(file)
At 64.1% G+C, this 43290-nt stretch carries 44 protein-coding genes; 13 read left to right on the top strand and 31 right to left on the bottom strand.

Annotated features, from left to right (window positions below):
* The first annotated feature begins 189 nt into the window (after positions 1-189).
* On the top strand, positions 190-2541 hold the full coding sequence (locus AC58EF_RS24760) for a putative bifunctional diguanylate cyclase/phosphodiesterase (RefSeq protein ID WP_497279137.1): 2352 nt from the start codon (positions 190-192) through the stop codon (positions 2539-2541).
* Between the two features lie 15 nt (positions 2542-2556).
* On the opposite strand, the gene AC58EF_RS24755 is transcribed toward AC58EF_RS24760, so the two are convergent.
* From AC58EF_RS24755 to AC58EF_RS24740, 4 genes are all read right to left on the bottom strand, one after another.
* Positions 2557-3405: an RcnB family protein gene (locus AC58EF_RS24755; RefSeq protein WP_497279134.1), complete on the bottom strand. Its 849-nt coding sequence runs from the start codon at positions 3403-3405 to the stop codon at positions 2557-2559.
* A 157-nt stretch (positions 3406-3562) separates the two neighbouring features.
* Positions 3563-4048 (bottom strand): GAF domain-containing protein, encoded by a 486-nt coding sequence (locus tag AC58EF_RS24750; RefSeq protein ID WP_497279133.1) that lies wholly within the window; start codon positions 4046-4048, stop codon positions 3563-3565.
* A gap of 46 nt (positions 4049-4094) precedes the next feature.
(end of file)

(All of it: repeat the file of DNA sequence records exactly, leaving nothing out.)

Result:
At 64.1% G+C, this 43290-nt stretch carries 44 protein-coding genes; 13 read left to right on the top strand and 31 right to left on the bottom strand.

Annotated features, from left to right (window positions below):
* The first annotated feature begins 189 nt into the window (after positions 1-189).
* On the top strand, positions 190-2541 hold the full coding sequence (locus AC58EF_RS24760) for a putative bifunctional diguanylate cyclase/phosphodiesterase (RefSeq protein ID WP_497279137.1): 2352 nt from the start codon (positions 190-192) through the stop codon (positions 2539-2541).
* Between the two features lie 15 nt (positions 2542-2556).
* On the opposite strand, the gene AC58EF_RS24755 is transcribed toward AC58EF_RS24760, so the two are convergent.
* From AC58EF_RS24755 to AC58EF_RS24740, 4 genes are all read right to left on the bottom strand, one after another.
* Positions 2557-3405: an RcnB family protein gene (locus AC58EF_RS24755; RefSeq protein WP_497279134.1), complete on the bottom strand. Its 849-nt coding sequence runs from the start codon at positions 3403-3405 to the stop codon at positions 2557-2559.
* A 157-nt stretch (positions 3406-3562) separates the two neighbouring features.
* Positions 3563-4048 (bottom strand): GAF domain-containing protein, encoded by a 486-nt coding sequence (locus tag AC58EF_RS24750; RefSeq protein ID WP_497279133.1) that lies wholly within the window; start codon positions 4046-4048, stop codon positions 3563-3565.
* A gap of 46 nt (positions 4049-4094) precedes the next feature.